I rolled him over from his prone position rather unceremoniously, first pulling on the topmost arm and then pushing at his hip in order to force the move. Like a barrel suspended on top of water, the man reached his tipping point and flopped over, rolling downward onto his back.
We were called for a cardiac arrest, but this man was breathing. He groaned after we moved him, and sluggishly flopped there on the bed without the energy (or will) to right himself completely. He looked exhausted. His breath was laden and heavy, his bare chest and protruding belly heaving in slow motion with clear exasperation. He smelled like liquor.
I didn't give him much time to consider his options. "Up you go," I demanded, yanking on his arm and pulling the man upright. He groaned some more as I continued to pull but it was he who relented first, and up he sat as I pulled, tipsy and top heavy coming to rest at the edge of the bed.
My flashlight in his eyes. "How much was it that you drank?" Stern and truly without compassion I wanted answers from the man. Unknowingly or not, he had instigated a dangerous lights and sirens response from across the city, inspired undue concern, and let us all down with his sluggish demeanor and potent breath. His pupils were dilated and equally reactive to light. The man tried to focus on me with the bulb in his eyes, curiously confounded. "Just five," he slurred.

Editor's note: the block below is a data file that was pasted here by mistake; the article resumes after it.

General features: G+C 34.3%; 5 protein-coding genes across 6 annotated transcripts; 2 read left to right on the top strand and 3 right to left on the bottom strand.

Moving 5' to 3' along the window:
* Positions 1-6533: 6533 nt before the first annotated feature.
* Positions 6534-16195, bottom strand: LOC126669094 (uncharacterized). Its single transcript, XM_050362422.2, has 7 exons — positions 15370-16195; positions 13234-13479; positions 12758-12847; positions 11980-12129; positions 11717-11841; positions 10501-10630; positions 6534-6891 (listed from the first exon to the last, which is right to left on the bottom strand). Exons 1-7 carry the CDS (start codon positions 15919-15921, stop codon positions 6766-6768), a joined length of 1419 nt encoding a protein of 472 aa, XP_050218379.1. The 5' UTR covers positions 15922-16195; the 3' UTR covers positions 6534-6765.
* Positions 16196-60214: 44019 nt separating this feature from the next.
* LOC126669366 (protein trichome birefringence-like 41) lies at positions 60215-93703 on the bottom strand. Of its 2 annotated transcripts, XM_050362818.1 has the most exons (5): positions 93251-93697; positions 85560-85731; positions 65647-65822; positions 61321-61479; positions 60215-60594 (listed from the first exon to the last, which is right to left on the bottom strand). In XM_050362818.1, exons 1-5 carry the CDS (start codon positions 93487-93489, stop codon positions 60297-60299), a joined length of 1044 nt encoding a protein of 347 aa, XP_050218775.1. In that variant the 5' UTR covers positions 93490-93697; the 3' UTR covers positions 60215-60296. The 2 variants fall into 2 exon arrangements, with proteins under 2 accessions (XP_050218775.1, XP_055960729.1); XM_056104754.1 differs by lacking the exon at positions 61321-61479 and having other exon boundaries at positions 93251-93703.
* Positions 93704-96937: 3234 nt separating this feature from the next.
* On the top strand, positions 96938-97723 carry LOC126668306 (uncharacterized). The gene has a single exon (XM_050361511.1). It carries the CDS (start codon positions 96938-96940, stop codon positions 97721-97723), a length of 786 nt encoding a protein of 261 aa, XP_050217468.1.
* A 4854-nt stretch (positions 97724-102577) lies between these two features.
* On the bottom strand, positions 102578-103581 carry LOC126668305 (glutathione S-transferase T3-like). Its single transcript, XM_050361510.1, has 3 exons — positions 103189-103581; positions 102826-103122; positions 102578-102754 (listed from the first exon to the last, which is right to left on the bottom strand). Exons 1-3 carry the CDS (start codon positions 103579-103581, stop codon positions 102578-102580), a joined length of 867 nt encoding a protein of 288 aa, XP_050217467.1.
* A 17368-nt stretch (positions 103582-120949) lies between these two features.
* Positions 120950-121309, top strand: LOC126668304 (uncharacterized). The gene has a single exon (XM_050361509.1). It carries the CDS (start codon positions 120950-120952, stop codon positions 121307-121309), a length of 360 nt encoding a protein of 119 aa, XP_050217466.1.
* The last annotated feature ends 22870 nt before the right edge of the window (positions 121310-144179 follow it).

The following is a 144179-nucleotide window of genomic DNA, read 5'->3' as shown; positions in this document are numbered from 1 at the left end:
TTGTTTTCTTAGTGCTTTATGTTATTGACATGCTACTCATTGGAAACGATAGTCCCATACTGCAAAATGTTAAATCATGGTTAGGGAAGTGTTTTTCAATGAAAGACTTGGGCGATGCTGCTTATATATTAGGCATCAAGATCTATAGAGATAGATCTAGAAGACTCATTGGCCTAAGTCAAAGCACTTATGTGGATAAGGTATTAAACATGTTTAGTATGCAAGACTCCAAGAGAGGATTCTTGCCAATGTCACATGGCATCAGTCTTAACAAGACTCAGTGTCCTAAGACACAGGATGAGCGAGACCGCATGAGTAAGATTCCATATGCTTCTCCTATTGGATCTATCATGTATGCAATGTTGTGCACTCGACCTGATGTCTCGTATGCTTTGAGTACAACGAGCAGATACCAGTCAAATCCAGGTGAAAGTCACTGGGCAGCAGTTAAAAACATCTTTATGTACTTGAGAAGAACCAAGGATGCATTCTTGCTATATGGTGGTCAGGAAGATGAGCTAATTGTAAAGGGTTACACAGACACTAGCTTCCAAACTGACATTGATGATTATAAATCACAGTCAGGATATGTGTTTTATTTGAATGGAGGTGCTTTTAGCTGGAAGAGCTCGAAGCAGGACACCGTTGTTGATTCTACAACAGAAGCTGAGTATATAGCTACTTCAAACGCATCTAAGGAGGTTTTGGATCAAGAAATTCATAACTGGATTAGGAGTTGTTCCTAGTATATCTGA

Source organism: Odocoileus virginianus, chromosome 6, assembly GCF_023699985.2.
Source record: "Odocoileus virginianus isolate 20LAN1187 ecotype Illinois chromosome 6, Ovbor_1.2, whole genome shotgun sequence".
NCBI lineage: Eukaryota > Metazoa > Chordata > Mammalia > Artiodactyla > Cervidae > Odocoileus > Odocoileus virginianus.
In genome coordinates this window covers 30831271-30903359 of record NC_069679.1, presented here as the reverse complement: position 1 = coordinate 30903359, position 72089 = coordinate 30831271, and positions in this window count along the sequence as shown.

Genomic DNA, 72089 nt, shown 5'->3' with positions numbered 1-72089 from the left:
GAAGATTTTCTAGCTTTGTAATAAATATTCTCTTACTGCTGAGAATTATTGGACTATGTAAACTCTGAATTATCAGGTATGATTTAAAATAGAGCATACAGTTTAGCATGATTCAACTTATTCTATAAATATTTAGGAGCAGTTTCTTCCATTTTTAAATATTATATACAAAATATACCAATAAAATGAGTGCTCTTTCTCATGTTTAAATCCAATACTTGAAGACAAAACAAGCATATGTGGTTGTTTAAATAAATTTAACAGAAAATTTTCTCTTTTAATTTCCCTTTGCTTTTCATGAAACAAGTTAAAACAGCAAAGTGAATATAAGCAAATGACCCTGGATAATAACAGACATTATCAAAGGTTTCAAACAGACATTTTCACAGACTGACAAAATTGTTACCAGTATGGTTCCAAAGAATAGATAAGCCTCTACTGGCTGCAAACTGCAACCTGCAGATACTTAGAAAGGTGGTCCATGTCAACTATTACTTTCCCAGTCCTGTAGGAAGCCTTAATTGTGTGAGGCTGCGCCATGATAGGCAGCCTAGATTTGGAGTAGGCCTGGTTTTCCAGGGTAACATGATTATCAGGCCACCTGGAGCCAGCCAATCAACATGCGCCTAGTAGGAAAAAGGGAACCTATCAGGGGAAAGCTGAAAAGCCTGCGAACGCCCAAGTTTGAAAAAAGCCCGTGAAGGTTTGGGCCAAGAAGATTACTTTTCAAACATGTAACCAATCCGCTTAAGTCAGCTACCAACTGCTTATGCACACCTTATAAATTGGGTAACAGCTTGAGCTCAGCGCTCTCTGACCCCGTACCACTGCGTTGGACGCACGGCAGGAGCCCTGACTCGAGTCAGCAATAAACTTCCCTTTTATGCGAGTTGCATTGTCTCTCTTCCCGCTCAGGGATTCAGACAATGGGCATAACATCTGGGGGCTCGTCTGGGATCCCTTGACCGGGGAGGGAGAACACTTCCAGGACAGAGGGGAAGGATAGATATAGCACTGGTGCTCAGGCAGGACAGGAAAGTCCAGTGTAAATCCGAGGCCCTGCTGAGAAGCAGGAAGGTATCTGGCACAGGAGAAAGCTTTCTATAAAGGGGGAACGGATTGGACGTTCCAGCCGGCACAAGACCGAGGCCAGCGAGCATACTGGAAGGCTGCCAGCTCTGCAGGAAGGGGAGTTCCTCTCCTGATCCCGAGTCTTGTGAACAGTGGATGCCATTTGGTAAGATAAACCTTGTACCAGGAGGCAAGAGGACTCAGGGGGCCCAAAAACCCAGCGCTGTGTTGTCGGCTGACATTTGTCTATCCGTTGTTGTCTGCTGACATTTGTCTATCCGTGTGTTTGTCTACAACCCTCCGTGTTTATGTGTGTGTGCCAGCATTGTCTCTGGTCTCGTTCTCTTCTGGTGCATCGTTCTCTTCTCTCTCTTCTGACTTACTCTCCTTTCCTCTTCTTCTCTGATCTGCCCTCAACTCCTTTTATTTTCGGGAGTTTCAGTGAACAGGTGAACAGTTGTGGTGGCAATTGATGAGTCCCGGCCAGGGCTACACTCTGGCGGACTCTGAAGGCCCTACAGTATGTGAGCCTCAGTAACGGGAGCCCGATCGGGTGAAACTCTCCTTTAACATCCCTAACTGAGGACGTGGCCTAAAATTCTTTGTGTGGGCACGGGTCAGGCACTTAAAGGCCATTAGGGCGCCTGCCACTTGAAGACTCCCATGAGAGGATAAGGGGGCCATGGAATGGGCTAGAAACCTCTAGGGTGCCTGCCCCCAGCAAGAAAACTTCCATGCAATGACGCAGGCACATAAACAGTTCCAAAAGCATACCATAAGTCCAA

I don't feel sorry for him. I don't feel compassion or energy or willingness to help. I feel exasperated, and I wear it on my sleeve. We roll him out of the apartment quickly, taking little time for comfort or care. He is a waste of our time. He is a chronic abuser, a hopeless cause, a train wreck derived from proportions of choice and circumstance. Forget the ratio whatever it may be, we don't care. Here and now he sits, drunk, and I am without inclination to delve into much more.
It is only until after the call and upon reflection that I am able to truly understand how callously we treated that man. Each step replayed in my mind, I can think of hundreds of other occasions where I would have done something different - either more slowly, cautiously, or with more care - had the patient been someone or somewhere else. ...And yet at the time, in the moment on the call, it all seemed normal. Somehow our behavior was in sync with the environment, and though out of place within our daily routine, temporarily acceptable.
...But that wasn't what bothered me most. It was the patient. Though all of this he sat still, groaning in his toxicity but nevertheless fully aware of his circumstance and the "providers" sent to rescue him from it. The expression on his face was stoic and accepting, conscious of the abuse and yet submissive.
This man was used to being treated this way.